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Food

Ahead of the Harvest, Canadian chefs define Canadian cuisine

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Lindsay William-Ross Sep 08, 2016 4:00 am

Is there such a thing as Canadian cuisine? Sure, visitors flock to our country daily and seek out storied eats from coast to coast, from fresh Atlantic lobsters to French fries loaded with gravy and cheese curds, but do our nation’s chefs represent a unified way of cooking?

It’s a tough question, and given that we are a relatively young nation with a long history of settlers and immigrants, and a restaurant roster that reflects culinary heritage from around the globe, the answers are never simple. Still, it’s good old food for thought.

On October 6, 18 of Canada’s top chefs will gather in Vancouver to cook for food lovers at the Harvest event, which will surely be one of the highlights of the EAT! Vancouver Food + Cooking Festival this year.

The chefs are tasked with cooking to represent their region, to showcase their signature style, and to, of course, celebrate the season with fresh fall ingredients. Mushrooms, apples, squash, and more from Canada’s autumnal bounty will surely show up on their plates for guests to taste.

Chef Jack Chen of Royal Dinette in Vancouver (Photo courtesy Royal Dinette)

Chef Jack Chen of Royal Dinette in Vancouver (Photo courtesy Royal Dinette)

Chef Jack Chen of Vancouver’s Royal Dinette says he’s most excited for quince. “We source all our quince from Michael Ableman at Foxglove Farm on Salt Spring Island,” explains Chen. “[Quince] has a mesmerizing floral, pineapple scent. My plan is to get at least one hundred pounds delivered to Royal Dinette at once so we can preserve a large batch to use for months to come.”

Meanwhile, Chef Angus An of Maenam is excited about Matsutake (pine) mushrooms, which he will put to use at his Vancouver restaurant in a dish like a clam and matsutake soup.

“My favourite fall ingredients are pumpkin and squashes. Tree fruits and persimmons. Brussels sprouts and cabbage, and mushrooms. Pretty much everything,” adds Nick Liu of Toronto’s DaiLo. Did we mention fall is a pretty incredible time for ingredients in Canada?

Ahead of the Harvest event, we checked in with a few of the participating chefs to find out how they define Canadian cooking. They are certainly experts in the field, and for Vancouverites, EAT! Vancouver and the Harvest event a rare chance to sample what these talented Canadian chefs are doing without leaving Vancouver.

Nick Liu, DaiLo (Toronto)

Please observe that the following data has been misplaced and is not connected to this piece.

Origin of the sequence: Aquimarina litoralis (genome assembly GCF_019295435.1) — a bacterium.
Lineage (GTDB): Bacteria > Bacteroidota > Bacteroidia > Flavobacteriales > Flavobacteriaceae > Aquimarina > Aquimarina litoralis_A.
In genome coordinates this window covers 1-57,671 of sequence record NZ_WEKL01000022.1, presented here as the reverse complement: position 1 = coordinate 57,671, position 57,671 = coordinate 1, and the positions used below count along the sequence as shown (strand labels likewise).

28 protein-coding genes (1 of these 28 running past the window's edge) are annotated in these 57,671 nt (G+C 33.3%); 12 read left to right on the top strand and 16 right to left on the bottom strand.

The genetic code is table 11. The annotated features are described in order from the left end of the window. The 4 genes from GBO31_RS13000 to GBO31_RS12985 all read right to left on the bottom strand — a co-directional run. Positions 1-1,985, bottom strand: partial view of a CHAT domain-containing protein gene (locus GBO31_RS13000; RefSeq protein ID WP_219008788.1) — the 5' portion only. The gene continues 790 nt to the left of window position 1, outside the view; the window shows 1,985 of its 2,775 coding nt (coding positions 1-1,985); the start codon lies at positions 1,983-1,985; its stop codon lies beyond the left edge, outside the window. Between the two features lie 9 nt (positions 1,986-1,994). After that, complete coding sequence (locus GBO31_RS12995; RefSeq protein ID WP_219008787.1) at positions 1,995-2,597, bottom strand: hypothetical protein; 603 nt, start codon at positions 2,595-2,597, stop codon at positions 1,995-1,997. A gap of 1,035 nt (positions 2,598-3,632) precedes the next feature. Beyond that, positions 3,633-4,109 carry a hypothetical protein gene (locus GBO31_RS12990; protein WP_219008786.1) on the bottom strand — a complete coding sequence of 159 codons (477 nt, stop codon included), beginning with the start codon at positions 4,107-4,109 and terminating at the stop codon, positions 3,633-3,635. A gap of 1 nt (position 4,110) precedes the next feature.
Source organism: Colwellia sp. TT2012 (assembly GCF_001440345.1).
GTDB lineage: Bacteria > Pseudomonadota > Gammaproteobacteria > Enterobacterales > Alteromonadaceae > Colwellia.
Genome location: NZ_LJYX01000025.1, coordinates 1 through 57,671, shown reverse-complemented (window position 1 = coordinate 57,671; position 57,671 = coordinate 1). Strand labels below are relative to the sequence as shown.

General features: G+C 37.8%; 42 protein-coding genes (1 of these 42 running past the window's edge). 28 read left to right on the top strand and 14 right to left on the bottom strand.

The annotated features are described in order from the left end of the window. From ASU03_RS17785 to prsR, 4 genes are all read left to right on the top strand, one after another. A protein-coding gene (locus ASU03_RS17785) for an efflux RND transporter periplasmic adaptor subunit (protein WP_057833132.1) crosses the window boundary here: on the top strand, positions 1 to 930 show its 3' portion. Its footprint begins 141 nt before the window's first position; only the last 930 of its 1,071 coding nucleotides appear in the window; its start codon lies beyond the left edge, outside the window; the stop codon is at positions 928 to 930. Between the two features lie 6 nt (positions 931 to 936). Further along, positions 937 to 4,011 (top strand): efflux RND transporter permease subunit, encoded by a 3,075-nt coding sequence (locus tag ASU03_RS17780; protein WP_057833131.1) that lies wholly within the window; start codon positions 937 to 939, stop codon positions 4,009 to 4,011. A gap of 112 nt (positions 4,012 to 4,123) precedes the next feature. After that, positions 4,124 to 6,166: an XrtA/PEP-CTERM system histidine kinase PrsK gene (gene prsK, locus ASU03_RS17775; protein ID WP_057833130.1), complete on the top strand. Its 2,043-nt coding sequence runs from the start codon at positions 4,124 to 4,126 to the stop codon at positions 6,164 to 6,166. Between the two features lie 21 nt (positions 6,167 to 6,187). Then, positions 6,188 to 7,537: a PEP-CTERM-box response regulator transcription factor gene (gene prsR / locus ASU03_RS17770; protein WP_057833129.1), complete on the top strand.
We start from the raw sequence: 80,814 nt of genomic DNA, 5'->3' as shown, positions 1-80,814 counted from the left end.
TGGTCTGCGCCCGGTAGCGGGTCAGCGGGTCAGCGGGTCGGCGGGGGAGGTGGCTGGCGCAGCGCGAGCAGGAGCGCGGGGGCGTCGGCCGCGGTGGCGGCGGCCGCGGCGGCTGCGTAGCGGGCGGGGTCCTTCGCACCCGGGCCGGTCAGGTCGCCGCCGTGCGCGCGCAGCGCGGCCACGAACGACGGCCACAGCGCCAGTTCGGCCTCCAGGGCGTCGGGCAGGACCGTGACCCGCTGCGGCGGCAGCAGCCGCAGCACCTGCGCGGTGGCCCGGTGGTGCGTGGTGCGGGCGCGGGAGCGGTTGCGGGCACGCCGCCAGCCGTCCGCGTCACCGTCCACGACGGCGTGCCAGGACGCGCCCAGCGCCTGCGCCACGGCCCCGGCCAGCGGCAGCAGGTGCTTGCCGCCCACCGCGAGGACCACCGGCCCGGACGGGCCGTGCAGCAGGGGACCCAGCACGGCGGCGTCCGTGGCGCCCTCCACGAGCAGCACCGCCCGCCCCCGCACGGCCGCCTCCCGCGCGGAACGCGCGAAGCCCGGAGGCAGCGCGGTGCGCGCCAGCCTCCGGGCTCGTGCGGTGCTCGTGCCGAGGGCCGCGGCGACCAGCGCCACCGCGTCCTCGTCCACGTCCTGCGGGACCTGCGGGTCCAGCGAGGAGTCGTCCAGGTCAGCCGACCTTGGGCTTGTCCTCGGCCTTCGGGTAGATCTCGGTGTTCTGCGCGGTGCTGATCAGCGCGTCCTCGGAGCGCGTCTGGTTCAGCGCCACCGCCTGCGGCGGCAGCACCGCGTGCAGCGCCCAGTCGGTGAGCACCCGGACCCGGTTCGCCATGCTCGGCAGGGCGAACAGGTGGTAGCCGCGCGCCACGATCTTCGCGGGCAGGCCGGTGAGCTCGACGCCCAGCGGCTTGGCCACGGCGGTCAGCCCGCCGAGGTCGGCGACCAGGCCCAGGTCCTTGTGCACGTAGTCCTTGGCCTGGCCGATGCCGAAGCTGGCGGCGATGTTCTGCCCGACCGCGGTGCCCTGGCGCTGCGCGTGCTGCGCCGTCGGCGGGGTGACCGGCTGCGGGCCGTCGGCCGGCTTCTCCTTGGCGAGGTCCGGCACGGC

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I define Canadian cooking as a culturally diverse cuisine that is strongly based around locally sourced ingredients and sustainability.

Dave Mottershall, Loka (Toronto)

Canada is a younger country and so there isn’t any real definition of Canadian cuisine, which is a shame because Nordic cuisine is so hot in Europe and yet we’re Nordic climate as well. It’s why it’s such an exciting time to cook; Canadians are no longer looking to Europe but wanting to explore Canadian food. Everyone approaches this in a different way but for us at Loka it’s all about the ingredients. We have such a bounty of amazing ingredients from coast to coast and we highlight them with classic technique.

Angus An, Maenam (Vancouver)

Canadian cooking to me involves European techniques, beautiful local products, and an abundance of international influence and flavour.

Antonio Park, Park (Montreal)

[Canadian cuisine] changes a lot. You cannot talk about “Canada” when it comes to Canadian cuisine. You have to talk about cities and provinces. Montreal is different from Calgary, and so on. If you come to Montreal, we have more French influences. Toronto is multicultural. As Canadian chefs we have to improve dishes. Take fish and chips–it’s a beautiful thing. It’s up to you as a chef to make that fish and chips taste better every day.

Sean Reeve, The Mackenzie Room (Vancouver)

I think in regards to any country, [cuisine] is really regional. What ties it all together is supporting local agriculture. Canadian cuisine does exists in the form that throughout the country we use the great bounty the country gives us, but is is regional in regards to what we use and how we use it. And the fabric of our foundation is what we’ve learned is very different from everyone else–we are a melting pot of cultures and cuisines, and spices and ingredients that have been brought to Canada as well.

Carl Heinrich, Richmond Station (Toronto)

Canada is such a small place, and we’re so heavily influenced by other countries. I would say that chefs nowadays […] use Canadian ingredients with the techniques they know from around the world. No food really gets more Canadian than the food that the best chefs in Canada are cooking right now. [Canadian cuisine is] locally sourced flavours and ingredients with techniques–modern and classic–from around the world.

EAT! Vancouver – Harvest

When: Thursday, October 6, 2016
Time: 7 to 9:30 pm
Where: Pinnacle Harbourfront Hotel Ballroom, 1133 West Hastings Street, Vancouver
Tickets: $115 (plus tax), available online
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Daily Hive is proud to be the exclusive media sponsor of EAT! Vancouver 2016


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Lindsay William-Ross
Lindsay is a former Daily Hive Food Editor. A fourth generation Vancouverite, she has also lived in Toronto, NYC, and LA.

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